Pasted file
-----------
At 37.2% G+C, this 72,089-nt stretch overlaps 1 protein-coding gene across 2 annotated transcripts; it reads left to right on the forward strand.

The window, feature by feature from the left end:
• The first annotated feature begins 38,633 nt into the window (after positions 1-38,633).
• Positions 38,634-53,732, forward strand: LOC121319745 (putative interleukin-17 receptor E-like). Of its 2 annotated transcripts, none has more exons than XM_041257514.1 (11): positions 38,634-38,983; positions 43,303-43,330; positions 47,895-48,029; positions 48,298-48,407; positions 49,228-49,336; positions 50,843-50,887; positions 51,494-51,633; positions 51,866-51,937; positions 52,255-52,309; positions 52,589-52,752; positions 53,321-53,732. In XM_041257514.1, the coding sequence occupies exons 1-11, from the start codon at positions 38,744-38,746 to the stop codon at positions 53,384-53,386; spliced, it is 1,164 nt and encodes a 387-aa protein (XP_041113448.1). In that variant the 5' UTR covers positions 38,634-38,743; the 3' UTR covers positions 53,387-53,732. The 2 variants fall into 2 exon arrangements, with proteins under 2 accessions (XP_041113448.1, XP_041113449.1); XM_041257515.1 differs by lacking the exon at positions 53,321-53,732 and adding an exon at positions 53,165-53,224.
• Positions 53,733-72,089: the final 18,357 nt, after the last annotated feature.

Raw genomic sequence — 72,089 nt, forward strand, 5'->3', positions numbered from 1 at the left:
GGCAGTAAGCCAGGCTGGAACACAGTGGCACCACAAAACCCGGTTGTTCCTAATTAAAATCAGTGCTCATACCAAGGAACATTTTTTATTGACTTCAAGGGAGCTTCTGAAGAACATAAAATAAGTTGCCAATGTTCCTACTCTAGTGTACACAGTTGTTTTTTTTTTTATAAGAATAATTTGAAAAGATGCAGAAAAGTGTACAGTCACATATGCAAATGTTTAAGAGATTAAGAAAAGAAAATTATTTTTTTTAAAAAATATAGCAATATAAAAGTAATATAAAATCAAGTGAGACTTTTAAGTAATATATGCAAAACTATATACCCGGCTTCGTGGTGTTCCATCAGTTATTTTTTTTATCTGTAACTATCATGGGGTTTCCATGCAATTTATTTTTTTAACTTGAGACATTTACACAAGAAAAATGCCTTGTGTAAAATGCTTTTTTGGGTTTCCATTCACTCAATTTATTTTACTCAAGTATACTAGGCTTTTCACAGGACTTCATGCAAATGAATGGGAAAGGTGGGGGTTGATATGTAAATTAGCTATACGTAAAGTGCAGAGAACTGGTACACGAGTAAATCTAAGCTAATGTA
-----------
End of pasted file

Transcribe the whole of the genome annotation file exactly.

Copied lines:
At 37.2% G+C, this 72,089-nt stretch overlaps 1 protein-coding gene across 2 annotated transcripts; it reads left to right on the forward strand.

The window, feature by feature from the left end:
• The first annotated feature begins 38,633 nt into the window (after positions 1-38,633).
• Positions 38,634-53,732, forward strand: LOC121319745 (putative interleukin-17 receptor E-like). Of its 2 annotated transcripts, none has more exons than XM_041257514.1 (11): positions 38,634-38,983; positions 43,303-43,330; positions 47,895-48,029; positions 48,298-48,407; positions 49,228-49,336; positions 50,843-50,887; positions 51,494-51,633; positions 51,866-51,937; positions 52,255-52,309; positions 52,589-52,752; positions 53,321-53,732. In XM_041257514.1, the coding sequence occupies exons 1-11, from the start codon at positions 38,744-38,746 to the stop codon at positions 53,384-53,386; spliced, it is 1,164 nt and encodes a 387-aa protein (XP_041113448.1). In that variant the 5' UTR covers positions 38,634-38,743; the 3' UTR covers positions 53,387-53,732. The 2 variants fall into 2 exon arrangements, with proteins under 2 accessions (XP_041113448.1, XP_041113449.1); XM_041257515.1 differs by lacking the exon at positions 53,321-53,732 and adding an exon at positions 53,165-53,224.
• Positions 53,733-72,089: the final 18,357 nt, after the last annotated feature.

Raw genomic sequence — 72,089 nt, forward strand, 5'->3', positions numbered from 1 at the left:
GGCAGTAAGCCAGGCTGGAACACAGTGGCACCACAAAACCCGGTTGTTCCTAATTAAAATCAGTGCTCATACCAAGGAACATTTTTTATTGACTTCAAGGGAGCTTCTGAAGAACATAAAATAAGTTGCCAATGTTCCTACTCTAGTGTACACAGTTGTTTTTTTTTTTATAAGAATAATTTGAAAAGATGCAGAAAAGTGTACAGTCACATATGCAAATGTTTAAGAGATTAAGAAAAGAAAATTATTTTTTTTAAAAAATATAGCAATATAAAAGTAATATAAAATCAAGTGAGACTTTTAAGTAATATATGCAAAACTATATACCCGGCTTCGTGGTGTTCCATCAGTTATTTTTTTTATCTGTAACTATCATGGGGTTTCCATGCAATTTATTTTTTTAACTTGAGACATTTACACAAGAAAAATGCCTTGTGTAAAATGCTTTTTTGGGTTTCCATTCACTCAATTTATTTTACTCAAGTATACTAGGCTTTTCACAGGACTTCATGCAAATGAATGGGAAAGGTGGGGGTTGATATGTAAATTAGCTATACGTAAAGTGCAGAGAACTGGTACACGAGTAAATCTAAGCTAATGTA